NEW YORK Hundreds of U.S. banks are likely to raise capital in the coming months to deal with losses from bad consumer loans, commercial real estate and other assets, and to build war chests to buy failing rivals.
The only question is, when will the window of opportunity slam shut?
U.S. banks have already raised $52.9 billion through equity issuances this year, to fill holes in their balance sheets and appease regulators. Those stock sales accounted for nearly a third of all equity issuance in the country from public companies, according to Thomson Reuters.
Investment bank Sandler O'Neill has already raised capital for about 40 banks this year. It is closely monitoring some 300 banks that it thinks could also need to raise capital, Senior Managing Principal James Dunne said.
"For the next 18 months, capital raising will be a very important component" of Sandler O'Neill's business, Dunne said.
Issuers are likely to include strong banks repaying capital to the government and institutions that want to buy failed banks, Dunne said.
"What investors really want to see now is that the next capital that they put in is not defensive," Dunne said. "That it can be used to take advantage of the massive consolidation, which will be driven primarily through an FDIC function. We are probably 18 months away from healthy deals."
Regulators, who kickstarted capital-raising earlier this year with the so-called stress tests on the biggest banks' ability to withstand a deep recession, are also likely to play an ongoing role in nudging institutions to the markets.
"Bank capital requirements are going up, not down," said Michael Wiseman, a managing partner of Sullivan & Cromwell's financial institutions group. "So for people who can raise capital, if there is a window to do it, there is every incentive for them to try."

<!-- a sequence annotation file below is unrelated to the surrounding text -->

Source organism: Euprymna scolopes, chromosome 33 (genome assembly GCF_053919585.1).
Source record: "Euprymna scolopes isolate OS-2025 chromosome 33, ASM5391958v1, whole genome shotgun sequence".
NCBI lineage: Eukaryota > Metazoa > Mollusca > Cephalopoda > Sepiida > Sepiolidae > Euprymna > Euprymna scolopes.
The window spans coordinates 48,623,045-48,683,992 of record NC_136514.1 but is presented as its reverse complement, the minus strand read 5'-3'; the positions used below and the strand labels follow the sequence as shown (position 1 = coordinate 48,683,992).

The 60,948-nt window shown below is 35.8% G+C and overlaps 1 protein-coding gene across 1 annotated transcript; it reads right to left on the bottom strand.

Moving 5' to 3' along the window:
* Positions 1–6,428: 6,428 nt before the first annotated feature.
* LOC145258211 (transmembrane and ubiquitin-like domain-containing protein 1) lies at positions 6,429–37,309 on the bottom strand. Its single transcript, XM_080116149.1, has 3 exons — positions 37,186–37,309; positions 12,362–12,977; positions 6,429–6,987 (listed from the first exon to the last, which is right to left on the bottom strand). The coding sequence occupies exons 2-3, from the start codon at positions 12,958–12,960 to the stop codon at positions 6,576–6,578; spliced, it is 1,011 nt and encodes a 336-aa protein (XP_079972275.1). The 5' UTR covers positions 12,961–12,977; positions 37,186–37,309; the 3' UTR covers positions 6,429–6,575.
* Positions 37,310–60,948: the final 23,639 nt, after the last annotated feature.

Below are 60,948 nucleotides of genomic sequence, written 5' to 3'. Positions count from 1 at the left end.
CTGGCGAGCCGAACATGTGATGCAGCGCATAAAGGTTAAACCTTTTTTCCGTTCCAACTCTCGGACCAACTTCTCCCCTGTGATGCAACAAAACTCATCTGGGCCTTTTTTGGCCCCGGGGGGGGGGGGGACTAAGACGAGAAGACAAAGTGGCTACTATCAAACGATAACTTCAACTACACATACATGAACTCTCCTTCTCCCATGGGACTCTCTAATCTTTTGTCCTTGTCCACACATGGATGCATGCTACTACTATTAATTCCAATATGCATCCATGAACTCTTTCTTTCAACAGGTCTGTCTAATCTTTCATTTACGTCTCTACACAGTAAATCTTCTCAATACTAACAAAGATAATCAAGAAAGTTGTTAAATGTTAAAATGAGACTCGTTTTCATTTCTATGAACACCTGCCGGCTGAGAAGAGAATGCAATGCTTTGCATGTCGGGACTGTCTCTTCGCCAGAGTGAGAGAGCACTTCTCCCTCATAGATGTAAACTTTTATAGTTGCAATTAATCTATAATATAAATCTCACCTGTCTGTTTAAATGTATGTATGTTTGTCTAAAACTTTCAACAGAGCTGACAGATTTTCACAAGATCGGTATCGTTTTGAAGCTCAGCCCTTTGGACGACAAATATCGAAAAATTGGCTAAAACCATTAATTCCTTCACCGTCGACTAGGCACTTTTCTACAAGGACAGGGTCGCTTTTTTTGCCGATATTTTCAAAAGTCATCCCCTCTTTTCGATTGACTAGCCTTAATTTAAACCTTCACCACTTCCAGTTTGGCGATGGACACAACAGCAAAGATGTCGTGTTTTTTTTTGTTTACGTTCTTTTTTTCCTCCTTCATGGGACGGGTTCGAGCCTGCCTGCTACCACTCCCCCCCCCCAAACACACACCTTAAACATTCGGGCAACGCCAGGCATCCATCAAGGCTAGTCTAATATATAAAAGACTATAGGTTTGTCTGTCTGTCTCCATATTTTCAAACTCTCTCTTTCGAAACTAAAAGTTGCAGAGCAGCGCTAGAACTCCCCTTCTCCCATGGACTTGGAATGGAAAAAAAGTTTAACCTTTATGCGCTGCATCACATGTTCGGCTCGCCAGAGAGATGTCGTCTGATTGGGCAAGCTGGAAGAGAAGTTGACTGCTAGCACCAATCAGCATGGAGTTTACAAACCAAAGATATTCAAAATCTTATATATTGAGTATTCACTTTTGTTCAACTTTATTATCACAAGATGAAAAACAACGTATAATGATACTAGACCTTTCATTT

The focus of capital raising for now is on equity, with other means such as issuing trust preferred, convertible preferred and other securities likely to come later, the experts said.
Last year, FBR Capital Markets predicted the whole system would need some $1.2 trillion in capital, said analyst Paul Miller. He said some $300 billion might have been raised already through various means, but hundreds of billions of dollars more was to come.
"If the capital window is open, you run through it because you never know when it is going to shut," Miller said.
"The issue is, when does it end? When does the investor stand up and say, 'Wait a minute, you said last time this is the last capital raise,'" Miller said.
Investor interest could wane if consumer credit and commercial real estate end up being as big a problem as many fear, said Mitchell Eitel, a partner in Sullivan and Cromwell's financial institutions and M&A groups.
"There is a sense that right now is a good time to raise capital for banks," Eitel said. "There really is a drumbeat of, 'We want common equity.'"
(Reporting by Paritosh Bansal, editing by Matthew Lewis)